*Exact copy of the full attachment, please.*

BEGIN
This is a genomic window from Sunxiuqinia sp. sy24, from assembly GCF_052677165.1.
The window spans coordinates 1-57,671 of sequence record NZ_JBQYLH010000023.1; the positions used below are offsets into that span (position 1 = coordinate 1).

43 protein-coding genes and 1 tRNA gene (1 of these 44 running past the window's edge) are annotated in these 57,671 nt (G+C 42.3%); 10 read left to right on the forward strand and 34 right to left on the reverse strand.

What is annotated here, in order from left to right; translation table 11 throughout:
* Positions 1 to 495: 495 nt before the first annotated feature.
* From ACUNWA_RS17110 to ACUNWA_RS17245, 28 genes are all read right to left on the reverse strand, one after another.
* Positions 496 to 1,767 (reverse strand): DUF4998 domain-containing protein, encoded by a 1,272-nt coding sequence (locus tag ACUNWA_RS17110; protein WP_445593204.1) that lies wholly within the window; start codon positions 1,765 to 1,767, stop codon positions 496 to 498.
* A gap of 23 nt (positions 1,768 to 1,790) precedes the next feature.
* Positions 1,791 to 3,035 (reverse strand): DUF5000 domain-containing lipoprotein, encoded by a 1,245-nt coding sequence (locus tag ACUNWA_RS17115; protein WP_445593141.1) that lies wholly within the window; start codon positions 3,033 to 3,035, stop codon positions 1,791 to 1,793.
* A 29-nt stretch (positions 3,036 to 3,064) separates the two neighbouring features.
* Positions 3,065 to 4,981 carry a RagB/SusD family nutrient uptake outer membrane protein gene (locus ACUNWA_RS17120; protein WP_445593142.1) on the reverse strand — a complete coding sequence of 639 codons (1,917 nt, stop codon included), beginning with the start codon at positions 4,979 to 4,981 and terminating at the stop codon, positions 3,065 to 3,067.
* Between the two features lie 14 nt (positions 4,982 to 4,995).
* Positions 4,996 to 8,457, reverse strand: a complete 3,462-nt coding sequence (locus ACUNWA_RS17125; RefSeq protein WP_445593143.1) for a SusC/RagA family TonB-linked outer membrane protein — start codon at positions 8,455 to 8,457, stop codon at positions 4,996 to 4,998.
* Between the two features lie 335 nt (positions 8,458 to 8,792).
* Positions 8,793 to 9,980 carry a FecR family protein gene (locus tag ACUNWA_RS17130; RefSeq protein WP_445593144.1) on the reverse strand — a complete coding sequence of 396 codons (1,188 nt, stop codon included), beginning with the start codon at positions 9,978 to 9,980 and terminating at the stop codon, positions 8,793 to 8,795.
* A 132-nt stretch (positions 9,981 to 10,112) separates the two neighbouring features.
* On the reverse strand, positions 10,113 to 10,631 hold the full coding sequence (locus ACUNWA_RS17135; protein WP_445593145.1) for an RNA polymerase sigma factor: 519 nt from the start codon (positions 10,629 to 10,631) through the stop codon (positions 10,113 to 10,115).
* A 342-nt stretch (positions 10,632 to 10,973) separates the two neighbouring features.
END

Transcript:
This is a genomic window from Sunxiuqinia sp. sy24, from assembly GCF_052677165.1.
The window spans coordinates 1-57,671 of sequence record NZ_JBQYLH010000023.1; the positions used below are offsets into that span (position 1 = coordinate 1).

43 protein-coding genes and 1 tRNA gene (1 of these 44 running past the window's edge) are annotated in these 57,671 nt (G+C 42.3%); 10 read left to right on the forward strand and 34 right to left on the reverse strand.

What is annotated here, in order from left to right; translation table 11 throughout:
* Positions 1 to 495: 495 nt before the first annotated feature.
* From ACUNWA_RS17110 to ACUNWA_RS17245, 28 genes are all read right to left on the reverse strand, one after another.
* Positions 496 to 1,767 (reverse strand): DUF4998 domain-containing protein, encoded by a 1,272-nt coding sequence (locus tag ACUNWA_RS17110; protein WP_445593204.1) that lies wholly within the window; start codon positions 1,765 to 1,767, stop codon positions 496 to 498.
* A gap of 23 nt (positions 1,768 to 1,790) precedes the next feature.
* Positions 1,791 to 3,035 (reverse strand): DUF5000 domain-containing lipoprotein, encoded by a 1,245-nt coding sequence (locus tag ACUNWA_RS17115; protein WP_445593141.1) that lies wholly within the window; start codon positions 3,033 to 3,035, stop codon positions 1,791 to 1,793.
* A 29-nt stretch (positions 3,036 to 3,064) separates the two neighbouring features.
* Positions 3,065 to 4,981 carry a RagB/SusD family nutrient uptake outer membrane protein gene (locus ACUNWA_RS17120; protein WP_445593142.1) on the reverse strand — a complete coding sequence of 639 codons (1,917 nt, stop codon included), beginning with the start codon at positions 4,979 to 4,981 and terminating at the stop codon, positions 3,065 to 3,067.
* Between the two features lie 14 nt (positions 4,982 to 4,995).
* Positions 4,996 to 8,457, reverse strand: a complete 3,462-nt coding sequence (locus ACUNWA_RS17125; RefSeq protein WP_445593143.1) for a SusC/RagA family TonB-linked outer membrane protein — start codon at positions 8,455 to 8,457, stop codon at positions 4,996 to 4,998.
* Between the two features lie 335 nt (positions 8,458 to 8,792).
* Positions 8,793 to 9,980 carry a FecR family protein gene (locus tag ACUNWA_RS17130; RefSeq protein WP_445593144.1) on the reverse strand — a complete coding sequence of 396 codons (1,188 nt, stop codon included), beginning with the start codon at positions 9,978 to 9,980 and terminating at the stop codon, positions 8,793 to 8,795.
* A 132-nt stretch (positions 9,981 to 10,112) separates the two neighbouring features.
* On the reverse strand, positions 10,113 to 10,631 hold the full coding sequence (locus ACUNWA_RS17135; protein WP_445593145.1) for an RNA polymerase sigma factor: 519 nt from the start codon (positions 10,629 to 10,631) through the stop codon (positions 10,113 to 10,115).
* A 342-nt stretch (positions 10,632 to 10,973) separates the two neighbouring features.